Where should your third reef go?
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Q: I refer to Tom Cunliffe’s ‘Sailing Skills’ article in the last (December 2006) edition which had a piece entitled ‘extras you would not want to be without’.
I have recently bought a 2002 HR 34; the mainsail has only two reefs and I had been considering having a third put in before sailing the boat back from Sweden next May so Tom’s article resonated well with my own thoughts. What I have been pondering, however, is what reduction I should ask for. Can you advise if there is a standard metric one should work to – a certain % of the full sail area, say, or a % of the full luff?
A: The addition of a third row of reef points is a real issue at the moment as many production yachts are supplied with only two rows. This is driven by a. cost and b. a lot of single line reefing systems supplied by mast manufacturers will only reduce the luff length by approximately 90% of the boom length. With a typical aspect ratio this gives the deepest reef in approx the second reef position. The lower aspect ratio the sail (the longer the foot) allows a deeper reef. As the standard recommendation ORC, IRC etc. call for a reduction in luff length of at least 40%. It is a very low aspect sail indeed to reef to this height.
A true single line system where a single one-piece line ie. no balance blocks in the boom, led from wherever the main halyard is adjusted up the mast to the appropriate reef point, around a turning block, back down and along the boom, up to the reef point again and finally tying off on the boom, can be used for any depth; but the increase in friction when hoisting puts a lot of people off My preference is for individual luff and leech pennants for each reef point.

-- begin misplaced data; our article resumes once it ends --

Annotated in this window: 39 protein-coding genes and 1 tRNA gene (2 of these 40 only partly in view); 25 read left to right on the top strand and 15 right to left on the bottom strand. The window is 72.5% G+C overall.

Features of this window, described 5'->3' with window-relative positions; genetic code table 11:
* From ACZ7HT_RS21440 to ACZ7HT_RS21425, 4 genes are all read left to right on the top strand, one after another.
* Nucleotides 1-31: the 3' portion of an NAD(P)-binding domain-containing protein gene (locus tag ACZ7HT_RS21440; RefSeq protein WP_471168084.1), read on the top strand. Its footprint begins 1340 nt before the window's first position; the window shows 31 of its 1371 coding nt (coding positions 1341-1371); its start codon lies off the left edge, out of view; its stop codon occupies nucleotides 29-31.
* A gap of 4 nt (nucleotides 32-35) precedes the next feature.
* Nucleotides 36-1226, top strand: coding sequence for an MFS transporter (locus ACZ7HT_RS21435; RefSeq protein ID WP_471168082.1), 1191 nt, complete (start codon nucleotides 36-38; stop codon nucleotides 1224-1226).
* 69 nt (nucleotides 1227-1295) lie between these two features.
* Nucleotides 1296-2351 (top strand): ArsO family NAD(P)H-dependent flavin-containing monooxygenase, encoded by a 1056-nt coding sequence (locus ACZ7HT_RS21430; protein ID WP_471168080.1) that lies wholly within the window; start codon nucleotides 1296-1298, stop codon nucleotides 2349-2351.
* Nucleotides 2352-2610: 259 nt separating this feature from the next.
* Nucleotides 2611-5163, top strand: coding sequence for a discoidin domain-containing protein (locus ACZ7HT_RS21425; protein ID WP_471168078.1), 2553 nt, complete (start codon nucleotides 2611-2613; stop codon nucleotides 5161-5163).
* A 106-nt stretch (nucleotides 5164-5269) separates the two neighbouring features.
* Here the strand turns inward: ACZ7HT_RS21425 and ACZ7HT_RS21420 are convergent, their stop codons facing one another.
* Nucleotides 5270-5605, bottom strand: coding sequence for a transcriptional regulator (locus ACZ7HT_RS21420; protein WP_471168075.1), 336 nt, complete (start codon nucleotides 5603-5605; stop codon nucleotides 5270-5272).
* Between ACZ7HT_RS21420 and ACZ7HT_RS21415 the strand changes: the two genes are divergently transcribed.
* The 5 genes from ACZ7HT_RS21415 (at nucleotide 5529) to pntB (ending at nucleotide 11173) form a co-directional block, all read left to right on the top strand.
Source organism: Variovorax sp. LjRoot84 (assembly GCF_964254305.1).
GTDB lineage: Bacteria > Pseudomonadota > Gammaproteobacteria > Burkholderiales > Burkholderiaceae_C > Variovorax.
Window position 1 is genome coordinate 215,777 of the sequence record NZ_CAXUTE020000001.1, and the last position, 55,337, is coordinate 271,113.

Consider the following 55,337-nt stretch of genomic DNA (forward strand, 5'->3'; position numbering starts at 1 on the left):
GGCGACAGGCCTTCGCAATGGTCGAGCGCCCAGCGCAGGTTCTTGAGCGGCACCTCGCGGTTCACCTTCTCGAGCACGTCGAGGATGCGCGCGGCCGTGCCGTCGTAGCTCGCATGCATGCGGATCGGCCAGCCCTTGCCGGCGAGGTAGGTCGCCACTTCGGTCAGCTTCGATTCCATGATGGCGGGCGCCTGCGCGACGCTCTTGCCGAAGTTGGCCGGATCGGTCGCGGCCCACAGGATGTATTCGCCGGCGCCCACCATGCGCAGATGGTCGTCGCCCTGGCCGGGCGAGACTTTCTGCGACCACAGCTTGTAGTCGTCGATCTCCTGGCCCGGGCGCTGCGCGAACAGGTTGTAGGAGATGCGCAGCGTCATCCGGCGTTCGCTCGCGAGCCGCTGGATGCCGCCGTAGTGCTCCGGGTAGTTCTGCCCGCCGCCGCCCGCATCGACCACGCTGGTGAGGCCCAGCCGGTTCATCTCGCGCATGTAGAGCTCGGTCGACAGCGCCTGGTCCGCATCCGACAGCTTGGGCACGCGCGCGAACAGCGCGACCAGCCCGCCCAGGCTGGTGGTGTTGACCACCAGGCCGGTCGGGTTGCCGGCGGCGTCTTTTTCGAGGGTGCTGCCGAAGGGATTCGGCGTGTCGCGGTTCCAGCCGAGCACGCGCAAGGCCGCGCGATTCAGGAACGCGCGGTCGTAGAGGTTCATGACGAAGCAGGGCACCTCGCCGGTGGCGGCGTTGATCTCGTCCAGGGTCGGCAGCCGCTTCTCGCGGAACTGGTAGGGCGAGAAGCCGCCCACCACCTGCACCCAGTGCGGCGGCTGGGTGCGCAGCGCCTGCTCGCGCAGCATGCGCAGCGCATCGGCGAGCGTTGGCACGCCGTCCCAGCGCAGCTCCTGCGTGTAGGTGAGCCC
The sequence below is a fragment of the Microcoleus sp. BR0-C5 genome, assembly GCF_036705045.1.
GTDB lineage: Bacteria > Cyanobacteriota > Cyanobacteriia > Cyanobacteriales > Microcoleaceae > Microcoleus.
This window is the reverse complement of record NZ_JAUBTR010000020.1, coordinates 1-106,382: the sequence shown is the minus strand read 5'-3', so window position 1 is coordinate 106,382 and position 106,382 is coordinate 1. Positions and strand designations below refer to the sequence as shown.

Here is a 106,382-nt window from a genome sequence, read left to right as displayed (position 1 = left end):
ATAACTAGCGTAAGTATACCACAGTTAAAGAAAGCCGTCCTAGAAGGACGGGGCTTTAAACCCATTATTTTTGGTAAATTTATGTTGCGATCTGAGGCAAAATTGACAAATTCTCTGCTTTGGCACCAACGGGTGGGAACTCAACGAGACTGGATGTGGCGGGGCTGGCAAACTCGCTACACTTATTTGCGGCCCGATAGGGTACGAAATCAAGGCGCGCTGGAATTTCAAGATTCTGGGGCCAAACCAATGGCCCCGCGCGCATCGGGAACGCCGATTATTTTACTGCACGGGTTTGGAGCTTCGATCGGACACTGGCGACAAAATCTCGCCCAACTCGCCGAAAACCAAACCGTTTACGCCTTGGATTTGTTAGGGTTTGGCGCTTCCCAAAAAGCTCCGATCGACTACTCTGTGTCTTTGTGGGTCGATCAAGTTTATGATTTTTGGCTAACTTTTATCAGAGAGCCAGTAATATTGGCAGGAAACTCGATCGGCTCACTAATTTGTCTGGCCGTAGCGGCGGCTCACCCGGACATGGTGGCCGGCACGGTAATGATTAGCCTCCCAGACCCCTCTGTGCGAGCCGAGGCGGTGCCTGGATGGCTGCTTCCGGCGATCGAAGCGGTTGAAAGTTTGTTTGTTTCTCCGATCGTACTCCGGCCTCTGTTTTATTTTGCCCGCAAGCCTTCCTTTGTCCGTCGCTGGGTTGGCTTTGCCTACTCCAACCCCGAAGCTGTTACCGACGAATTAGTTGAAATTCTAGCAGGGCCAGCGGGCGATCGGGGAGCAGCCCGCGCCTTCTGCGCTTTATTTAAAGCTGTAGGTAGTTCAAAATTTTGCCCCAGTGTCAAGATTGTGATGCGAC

The sailmaking side is relatively simple. Thought should be given to the aesthetics, matching reef square and patch style and the fitting of blocks where possible to reduce friction. Also the position fore and aft of the luff eye will be dictated by what system is to be used for the third row to secure the tack end; the options being a simple sail tie around the mast and boom, rams horns, single luff pennant, endless line or leapfrogging balance block type single line from first to third reef. Consideration has to be given to luff slide spacing to allow the sail to be pulled right down at the luff and whether the leech eye and strengthening patches interfere with the battens.
Don’t forget that if your system uses the reef pennant tied around the boom you will need an extra reef eye or slot in the foot to allow the pennant to tie around the boom. This is easier than adding eyes to the boom.
Paul Lees at Crusader Sails